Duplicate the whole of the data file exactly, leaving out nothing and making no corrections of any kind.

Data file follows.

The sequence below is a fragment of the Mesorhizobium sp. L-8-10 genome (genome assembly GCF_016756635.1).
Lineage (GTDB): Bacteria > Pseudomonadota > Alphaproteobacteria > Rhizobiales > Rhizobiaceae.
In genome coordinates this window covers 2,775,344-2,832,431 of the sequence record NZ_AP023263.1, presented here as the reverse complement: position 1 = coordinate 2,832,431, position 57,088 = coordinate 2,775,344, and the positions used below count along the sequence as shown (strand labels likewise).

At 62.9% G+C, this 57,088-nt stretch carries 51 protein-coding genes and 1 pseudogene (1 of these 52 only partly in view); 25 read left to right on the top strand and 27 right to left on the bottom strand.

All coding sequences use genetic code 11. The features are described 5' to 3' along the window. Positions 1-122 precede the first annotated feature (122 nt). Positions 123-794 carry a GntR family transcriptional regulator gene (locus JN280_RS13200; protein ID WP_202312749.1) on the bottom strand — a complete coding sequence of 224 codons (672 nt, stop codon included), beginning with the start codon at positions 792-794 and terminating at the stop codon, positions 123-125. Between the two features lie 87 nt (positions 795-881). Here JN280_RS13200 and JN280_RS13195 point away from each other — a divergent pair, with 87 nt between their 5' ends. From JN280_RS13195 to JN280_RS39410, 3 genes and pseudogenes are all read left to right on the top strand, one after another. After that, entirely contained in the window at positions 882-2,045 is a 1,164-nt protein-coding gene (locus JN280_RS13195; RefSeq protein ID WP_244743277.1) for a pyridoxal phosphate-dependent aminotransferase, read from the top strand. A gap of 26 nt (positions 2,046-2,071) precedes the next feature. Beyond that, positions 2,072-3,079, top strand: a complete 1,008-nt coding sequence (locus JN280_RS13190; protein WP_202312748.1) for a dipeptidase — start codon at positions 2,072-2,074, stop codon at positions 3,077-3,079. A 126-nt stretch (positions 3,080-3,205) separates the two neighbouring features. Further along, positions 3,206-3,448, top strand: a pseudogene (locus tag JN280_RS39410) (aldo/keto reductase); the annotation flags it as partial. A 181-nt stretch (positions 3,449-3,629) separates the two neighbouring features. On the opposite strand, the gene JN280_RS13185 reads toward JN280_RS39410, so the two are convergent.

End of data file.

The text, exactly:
The sequence below is a fragment of the Mesorhizobium sp. L-8-10 genome (genome assembly GCF_016756635.1).
Lineage (GTDB): Bacteria > Pseudomonadota > Alphaproteobacteria > Rhizobiales > Rhizobiaceae.
In genome coordinates this window covers 2,775,344-2,832,431 of the sequence record NZ_AP023263.1, presented here as the reverse complement: position 1 = coordinate 2,832,431, position 57,088 = coordinate 2,775,344, and the positions used below count along the sequence as shown (strand labels likewise).

At 62.9% G+C, this 57,088-nt stretch carries 51 protein-coding genes and 1 pseudogene (1 of these 52 only partly in view); 25 read left to right on the top strand and 27 right to left on the bottom strand.

All coding sequences use genetic code 11. The features are described 5' to 3' along the window. Positions 1-122 precede the first annotated feature (122 nt). Positions 123-794 carry a GntR family transcriptional regulator gene (locus JN280_RS13200; protein ID WP_202312749.1) on the bottom strand — a complete coding sequence of 224 codons (672 nt, stop codon included), beginning with the start codon at positions 792-794 and terminating at the stop codon, positions 123-125. Between the two features lie 87 nt (positions 795-881). Here JN280_RS13200 and JN280_RS13195 point away from each other — a divergent pair, with 87 nt between their 5' ends. From JN280_RS13195 to JN280_RS39410, 3 genes and pseudogenes are all read left to right on the top strand, one after another. After that, entirely contained in the window at positions 882-2,045 is a 1,164-nt protein-coding gene (locus JN280_RS13195; RefSeq protein ID WP_244743277.1) for a pyridoxal phosphate-dependent aminotransferase, read from the top strand. A gap of 26 nt (positions 2,046-2,071) precedes the next feature. Beyond that, positions 2,072-3,079, top strand: a complete 1,008-nt coding sequence (locus JN280_RS13190; protein WP_202312748.1) for a dipeptidase — start codon at positions 2,072-2,074, stop codon at positions 3,077-3,079. A 126-nt stretch (positions 3,080-3,205) separates the two neighbouring features. Further along, positions 3,206-3,448, top strand: a pseudogene (locus tag JN280_RS39410) (aldo/keto reductase); the annotation flags it as partial. A 181-nt stretch (positions 3,449-3,629) separates the two neighbouring features. On the opposite strand, the gene JN280_RS13185 reads toward JN280_RS39410, so the two are convergent.